Fillmore Slim – Son Of The Seven Sisters
Self-Release – 2019
13 tracks; 63 minutes
Clarence Sims was born in Louisiana in 1934 and has been performing as Fillmore Slim since the 1950’s. His musical style mixes a host of influences, from New Orleans to the West Coast and also embraces funk and rap; indeed, in 2017 he was given the title of ‘The Godfather Of Hip Hop’ at the West Coast Hip Hop Awards! He was Etta James’ first boyfriend and claims Rick Estrin and Joe Louis Walker as his ‘godsons’ as they played in a band called Smoke & Fire when both were under age! He abandoned playing music for several years while involved in some colorful (and dubious) activities which are detailed in the 2017 memoir Blues Man Mack: How I Conquered The Stage & The Streets.
After returning to music he issued eight albums between 1987 and 2011 but Son Of The Seven Sisters is his first release since then. Recorded, like so many albums these days, at Greaseland with Kid Andersen and Rick Estrin producing, a large cast of musicians was involved in the recordings: Kid Andersen, Bob Welsh, AC Myles and Angelo J Rossi on guitar; Kid, Bob and Robby Yamilov on bass; Alex Pettersen and Jon Otis on drums; Jim Pugh, Lorenzo Farrell and Sid Morris on keys; Rick Estrin plays harp on five tracks and horns appear on five tracks, Sax Gordon and Michael Peloquin on sax, Jeff Lewis and John Halbleib on trumpet and Mike Rinta on trombone. Backing vocalists include Lisa Leuschner Andersen, Courtney Knott and Billy Price and Diva Ladee Chico is featured twice. Eagle-eyed readers will recognise many of those names and, in particular, the presence of all members of Rick Estrin & The Nightcats at the time of the recordings. Apart from two covers all the material is credited to Slim.
The title track opens proceedings with the story of the Seven Sisters, a group of women who allegedly practised voodoo across the river from New Orleans in Algiers. The spooky atmosphere generated by Rick’s echoey harp and sound effects courtesy of Diva Ladee Chico suits the subject matter and we get our first experience of Slim’s semi-spoken, semi-sung style and you can appreciate why he has been sampled by so many rappers. The comical “Broke Baby” finds Slim and Rick out on the town and both appear to have left their wallets behind so approach a young lady for help – and are surprised that she seems reluctant to hand over money! The autobiographical “I’m A Playboy” has a good horn arrangement with rhythm guitar and clavinet giving the rhythm a very funky 80’s feel. “Jody Must Be In My Business” is a slower, stripped back number with piano and organ providing a late night feel as Diva Ladee Chico and Slim share the vocals about the familiar tale of the back door man AKA ‘Jody’.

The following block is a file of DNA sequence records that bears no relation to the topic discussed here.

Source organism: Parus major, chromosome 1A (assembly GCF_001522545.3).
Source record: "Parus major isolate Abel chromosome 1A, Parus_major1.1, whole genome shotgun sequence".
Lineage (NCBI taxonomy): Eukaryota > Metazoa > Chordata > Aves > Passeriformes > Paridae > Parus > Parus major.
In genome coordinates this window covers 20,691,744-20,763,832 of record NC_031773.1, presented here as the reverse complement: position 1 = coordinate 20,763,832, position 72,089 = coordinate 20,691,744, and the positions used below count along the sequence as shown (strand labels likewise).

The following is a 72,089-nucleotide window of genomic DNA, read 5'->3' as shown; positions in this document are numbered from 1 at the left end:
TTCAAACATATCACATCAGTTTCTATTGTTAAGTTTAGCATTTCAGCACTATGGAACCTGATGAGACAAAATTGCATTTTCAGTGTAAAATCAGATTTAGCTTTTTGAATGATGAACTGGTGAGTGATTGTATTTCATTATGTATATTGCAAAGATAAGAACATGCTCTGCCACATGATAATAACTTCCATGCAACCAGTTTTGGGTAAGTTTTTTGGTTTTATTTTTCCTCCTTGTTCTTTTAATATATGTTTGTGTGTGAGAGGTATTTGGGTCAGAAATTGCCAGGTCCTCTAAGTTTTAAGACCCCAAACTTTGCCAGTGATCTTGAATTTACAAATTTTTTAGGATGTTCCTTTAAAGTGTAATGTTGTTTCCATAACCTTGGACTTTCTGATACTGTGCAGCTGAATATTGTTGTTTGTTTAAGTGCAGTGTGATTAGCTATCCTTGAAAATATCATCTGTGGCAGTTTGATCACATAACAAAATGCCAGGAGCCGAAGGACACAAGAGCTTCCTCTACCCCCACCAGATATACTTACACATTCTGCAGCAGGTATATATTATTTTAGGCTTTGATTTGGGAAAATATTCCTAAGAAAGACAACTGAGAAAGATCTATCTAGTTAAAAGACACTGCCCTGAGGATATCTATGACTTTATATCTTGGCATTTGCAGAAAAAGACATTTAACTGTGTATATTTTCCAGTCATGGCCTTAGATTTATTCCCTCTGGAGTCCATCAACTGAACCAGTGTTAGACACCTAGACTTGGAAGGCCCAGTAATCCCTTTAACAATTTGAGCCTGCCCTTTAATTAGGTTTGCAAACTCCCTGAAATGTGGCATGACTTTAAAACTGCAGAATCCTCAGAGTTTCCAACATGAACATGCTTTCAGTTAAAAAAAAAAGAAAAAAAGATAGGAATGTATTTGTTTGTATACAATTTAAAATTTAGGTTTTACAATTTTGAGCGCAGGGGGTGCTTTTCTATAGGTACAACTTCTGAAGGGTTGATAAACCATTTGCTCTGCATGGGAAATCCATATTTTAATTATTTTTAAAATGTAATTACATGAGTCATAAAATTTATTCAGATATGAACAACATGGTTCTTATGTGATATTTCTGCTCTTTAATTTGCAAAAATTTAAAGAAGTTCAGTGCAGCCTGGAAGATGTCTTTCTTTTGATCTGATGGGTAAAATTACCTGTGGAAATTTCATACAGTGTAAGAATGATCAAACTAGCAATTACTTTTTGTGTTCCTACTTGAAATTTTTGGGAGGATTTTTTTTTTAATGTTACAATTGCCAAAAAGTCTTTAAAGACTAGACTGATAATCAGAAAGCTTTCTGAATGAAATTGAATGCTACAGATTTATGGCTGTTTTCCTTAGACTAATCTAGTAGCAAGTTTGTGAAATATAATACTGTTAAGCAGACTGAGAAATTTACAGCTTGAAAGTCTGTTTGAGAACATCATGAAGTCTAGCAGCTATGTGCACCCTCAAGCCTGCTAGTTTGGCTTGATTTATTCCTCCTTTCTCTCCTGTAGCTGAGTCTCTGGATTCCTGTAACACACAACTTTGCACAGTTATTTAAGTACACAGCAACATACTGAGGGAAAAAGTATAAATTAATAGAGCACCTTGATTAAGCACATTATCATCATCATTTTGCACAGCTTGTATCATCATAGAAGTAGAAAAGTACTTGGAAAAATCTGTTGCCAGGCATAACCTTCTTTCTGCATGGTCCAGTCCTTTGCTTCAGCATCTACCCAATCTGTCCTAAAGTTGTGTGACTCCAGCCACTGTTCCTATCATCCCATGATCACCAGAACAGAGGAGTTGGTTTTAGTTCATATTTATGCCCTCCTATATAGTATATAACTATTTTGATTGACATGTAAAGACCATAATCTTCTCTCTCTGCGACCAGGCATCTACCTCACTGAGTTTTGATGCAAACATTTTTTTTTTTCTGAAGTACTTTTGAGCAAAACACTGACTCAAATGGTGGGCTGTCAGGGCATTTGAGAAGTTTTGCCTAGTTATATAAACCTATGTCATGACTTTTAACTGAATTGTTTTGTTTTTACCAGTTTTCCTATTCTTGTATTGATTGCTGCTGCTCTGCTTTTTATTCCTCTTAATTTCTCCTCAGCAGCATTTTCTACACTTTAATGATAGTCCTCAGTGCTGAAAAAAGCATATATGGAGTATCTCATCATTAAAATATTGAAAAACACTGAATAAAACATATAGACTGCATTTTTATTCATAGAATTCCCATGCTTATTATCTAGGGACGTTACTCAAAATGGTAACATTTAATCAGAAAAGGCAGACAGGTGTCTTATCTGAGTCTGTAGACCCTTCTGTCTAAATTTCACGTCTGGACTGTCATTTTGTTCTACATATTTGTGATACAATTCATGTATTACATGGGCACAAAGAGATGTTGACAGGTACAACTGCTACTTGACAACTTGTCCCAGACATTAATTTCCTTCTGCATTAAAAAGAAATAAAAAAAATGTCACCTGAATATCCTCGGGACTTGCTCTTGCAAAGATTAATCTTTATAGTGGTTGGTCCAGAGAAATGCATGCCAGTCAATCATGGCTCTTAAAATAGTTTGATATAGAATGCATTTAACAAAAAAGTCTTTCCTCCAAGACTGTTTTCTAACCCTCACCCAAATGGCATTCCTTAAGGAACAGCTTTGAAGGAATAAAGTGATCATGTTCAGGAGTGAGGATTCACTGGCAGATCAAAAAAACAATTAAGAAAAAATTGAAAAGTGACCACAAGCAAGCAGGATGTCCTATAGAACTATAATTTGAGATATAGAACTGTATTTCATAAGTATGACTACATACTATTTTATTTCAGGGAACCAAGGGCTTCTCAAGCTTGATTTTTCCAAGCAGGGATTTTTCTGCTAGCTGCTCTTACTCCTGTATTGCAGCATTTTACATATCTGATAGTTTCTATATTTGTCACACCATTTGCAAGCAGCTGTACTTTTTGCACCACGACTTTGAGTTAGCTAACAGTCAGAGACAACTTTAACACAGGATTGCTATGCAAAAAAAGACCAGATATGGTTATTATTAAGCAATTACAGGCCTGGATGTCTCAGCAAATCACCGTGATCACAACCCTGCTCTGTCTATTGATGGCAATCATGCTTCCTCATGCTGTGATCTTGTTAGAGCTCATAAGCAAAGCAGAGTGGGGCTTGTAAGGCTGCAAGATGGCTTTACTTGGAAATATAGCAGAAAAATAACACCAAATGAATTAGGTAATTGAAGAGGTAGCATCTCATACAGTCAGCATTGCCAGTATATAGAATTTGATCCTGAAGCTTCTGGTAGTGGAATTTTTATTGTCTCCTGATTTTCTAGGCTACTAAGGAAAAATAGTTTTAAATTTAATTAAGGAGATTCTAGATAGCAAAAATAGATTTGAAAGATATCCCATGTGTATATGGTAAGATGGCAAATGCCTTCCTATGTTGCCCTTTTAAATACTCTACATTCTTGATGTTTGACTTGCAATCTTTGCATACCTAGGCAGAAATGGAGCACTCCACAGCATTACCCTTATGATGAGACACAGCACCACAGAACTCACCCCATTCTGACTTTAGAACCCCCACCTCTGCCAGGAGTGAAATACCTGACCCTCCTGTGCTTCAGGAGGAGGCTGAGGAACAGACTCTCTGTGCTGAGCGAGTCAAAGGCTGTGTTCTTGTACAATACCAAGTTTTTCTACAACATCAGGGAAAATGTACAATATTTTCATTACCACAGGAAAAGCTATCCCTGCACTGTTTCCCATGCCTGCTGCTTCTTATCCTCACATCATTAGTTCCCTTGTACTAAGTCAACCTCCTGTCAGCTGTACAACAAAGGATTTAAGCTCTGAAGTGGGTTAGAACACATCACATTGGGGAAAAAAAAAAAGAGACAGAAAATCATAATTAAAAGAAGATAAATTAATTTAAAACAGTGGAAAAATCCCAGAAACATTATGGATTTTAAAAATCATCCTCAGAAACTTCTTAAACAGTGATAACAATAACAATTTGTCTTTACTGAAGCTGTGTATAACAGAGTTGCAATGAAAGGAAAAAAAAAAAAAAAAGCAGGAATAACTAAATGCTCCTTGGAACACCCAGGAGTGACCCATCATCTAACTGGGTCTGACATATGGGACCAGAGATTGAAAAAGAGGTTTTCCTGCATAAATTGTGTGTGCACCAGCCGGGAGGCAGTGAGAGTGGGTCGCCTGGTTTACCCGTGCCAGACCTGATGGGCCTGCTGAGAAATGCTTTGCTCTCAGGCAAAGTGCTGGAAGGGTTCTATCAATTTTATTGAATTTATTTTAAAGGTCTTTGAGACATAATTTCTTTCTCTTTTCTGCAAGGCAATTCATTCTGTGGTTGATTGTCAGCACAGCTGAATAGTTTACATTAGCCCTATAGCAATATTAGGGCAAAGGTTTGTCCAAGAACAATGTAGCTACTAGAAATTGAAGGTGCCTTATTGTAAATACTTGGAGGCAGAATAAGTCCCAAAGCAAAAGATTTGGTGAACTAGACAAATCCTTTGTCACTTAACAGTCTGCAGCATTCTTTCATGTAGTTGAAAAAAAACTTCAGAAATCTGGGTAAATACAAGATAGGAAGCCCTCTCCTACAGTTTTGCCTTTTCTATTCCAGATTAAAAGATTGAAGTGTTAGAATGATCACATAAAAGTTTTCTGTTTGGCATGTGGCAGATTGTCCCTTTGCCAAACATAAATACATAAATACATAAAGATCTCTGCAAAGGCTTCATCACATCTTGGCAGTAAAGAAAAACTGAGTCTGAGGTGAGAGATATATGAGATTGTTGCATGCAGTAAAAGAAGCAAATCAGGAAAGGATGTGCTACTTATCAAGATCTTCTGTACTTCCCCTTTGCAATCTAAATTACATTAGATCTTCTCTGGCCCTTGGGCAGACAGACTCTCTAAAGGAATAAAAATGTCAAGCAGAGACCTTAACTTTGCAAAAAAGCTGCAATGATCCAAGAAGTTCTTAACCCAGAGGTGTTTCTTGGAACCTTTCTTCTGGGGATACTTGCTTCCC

Several songs are extended and on two of these Slim’s rap influence really shows: on “Rock Star” Slim namechecks several of the greats (giving Kid the chance to imitate the guitar styles of BB King, Albert Collins, Freddie King and Chuck Berry, amongst others), the very repetitive “I’m A Bad Brotha Foya” outstays its welcome at well over six minutes and “Mary Sue” is a stripped-back blues with Rick’s harp prominent.
Some of the shorter cuts work rather better:“Emma Lou, Queen Of The Homeless” is a mid-paced shuffle with plenty of piano and good slide by Kid; the appropriately horn-heavy track entitled “Dedicated To Johnny ‘Guitar’ Watson” also has some fine picking by Kid; “Fast Gun Annie” has a touch of country (Kid plays banjo and Slim does some yodelling on this one!) while another autobiographical song “Legend In My Own Time” returns to the semi-spoken style in a small band format with Rick’s harp again outstanding.
The two covers are both proper blues. Although written by Stax stalwarts Booker T Jones, David Porter and Isaac Hayes and performed by Little Johnny Taylor, “Little Bluebird” has always been a blues and here Slim sings it well with Kid’s guitar and Lorenzo’s electric piano; Little Walter’s “Last Night” is nicely handled with Rick taking the harp role over Jim Pugh’s excellent piano work, Slim adding a rap towards the end of the familiar song.
Although you can hear evidence of the aging process in Slim’s vocals, he acquits himself well across these sides and covers straight blues alongside funk, New Orleans styles and rap/spoken elements also. As is always the case with Kid Andersen’s recordings the playing is excellent and provides a variety of settings for Fillmore Slim to show us his talents.